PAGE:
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Mental Illness, Put to the Test

Improvements in diagnosis are changing perceptions of mental illness.

We rely on tests to determine what’s wrong with us, physically. When something’s wrong mentally or emotionally, however, we have to describe how we feel. But what if there were a way to tell, biologically, that you or someone in your family was suffering from a mental illness?

Researchers are making strides in doing just that.

One promising development comes from Northwestern University’s Feinberg School of Medicine in Chicago: a blood test to diagnose depression in adults.

The test identifies depression by measuring the levels of nine RNA blood markers, the molecules that interpret a person’s DNA genetic code. Those molecules also function as messengers that carry instructions to the body. The test also indicates who may respond to therapy, and what kind.

Other researchers believe that physical evidence of mental illness can be found without invasive procedures, such as drawing blood.

Dr. David Wong is leading a study of saliva for biomarkers of various cancers. A biomarker is a measurable indicator that detects the severity or presence of a disease. Dr. Wong believes that analyzing molecules in saliva is one of these indicators, and can help diagnose mental illness.

He explains that “the salivary glands are controlled by the brain, so if one is happy, or sad, it’s reflected in the molecules that are passed from the brain to the salivary glands.”

Others have taken up the search for indicators of mental illness within the body itself. These researchers no longer think of mental illness only in terms of behavior.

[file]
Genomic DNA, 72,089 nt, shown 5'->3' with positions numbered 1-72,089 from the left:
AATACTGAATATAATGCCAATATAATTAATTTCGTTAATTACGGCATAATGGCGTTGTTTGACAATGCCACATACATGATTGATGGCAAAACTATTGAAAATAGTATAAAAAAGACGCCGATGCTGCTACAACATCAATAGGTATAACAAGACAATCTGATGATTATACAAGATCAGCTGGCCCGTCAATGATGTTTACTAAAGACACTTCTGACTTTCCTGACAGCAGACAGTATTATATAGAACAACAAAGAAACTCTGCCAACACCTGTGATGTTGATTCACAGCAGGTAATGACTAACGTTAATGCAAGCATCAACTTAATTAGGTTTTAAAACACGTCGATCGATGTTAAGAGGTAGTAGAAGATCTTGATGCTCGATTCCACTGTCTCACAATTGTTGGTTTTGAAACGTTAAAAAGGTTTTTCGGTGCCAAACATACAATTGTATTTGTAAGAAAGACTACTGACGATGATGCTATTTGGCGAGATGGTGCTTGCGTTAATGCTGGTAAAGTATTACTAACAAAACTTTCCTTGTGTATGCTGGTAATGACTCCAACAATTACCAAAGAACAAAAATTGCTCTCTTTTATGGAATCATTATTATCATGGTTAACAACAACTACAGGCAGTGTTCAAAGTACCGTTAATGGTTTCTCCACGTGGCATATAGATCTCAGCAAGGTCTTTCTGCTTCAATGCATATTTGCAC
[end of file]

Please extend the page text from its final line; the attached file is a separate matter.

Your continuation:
Article image of testing for mental illness.

Dr. Bruce Cuthbert believes that the study of mental illness is developing along the lines of newer thinking about other diseases, such as cancer.

Cuthbert says that certain molecular signatures – the genes, proteins and variations – that indicate cancer occur in many different organs. Now researchers don’t think of cancer so much in terms of lung, pancreatic or bladder cancer, but in terms of the indicators, or biosignatures, that can appear in any organ. Cuthbert is applying the same idea to mental disorders.

“If you measure certain bio-signatures at the very start of treatment,” he says, “then again one week later, can you see early changes that will predict outcomes eight weeks down the line?”

The big picture, however, goes beyond changing how mental illness is diagnosed and treated. It’s about how physical evidence may affect patients’ overall health when it’s proven that their suffering is not “all in their head.”

Mental illness is associated with chronic medical diseases such as cardiovascular disease, diabetes, obesity, and cancer, as well as physical inactivity, smoking, excessive drinking, and insufficient sleep. Progress in diagnosis and treatment means better health and wellness, overall.

“Once we can prove that there are clear physiological changes that go with being depressed, it lessens the stigma of mental illness,” says Dr. Eva Redei, co-lead of the Feinburg study. “Maybe people will get treatment faster and suffering will be lessened.”

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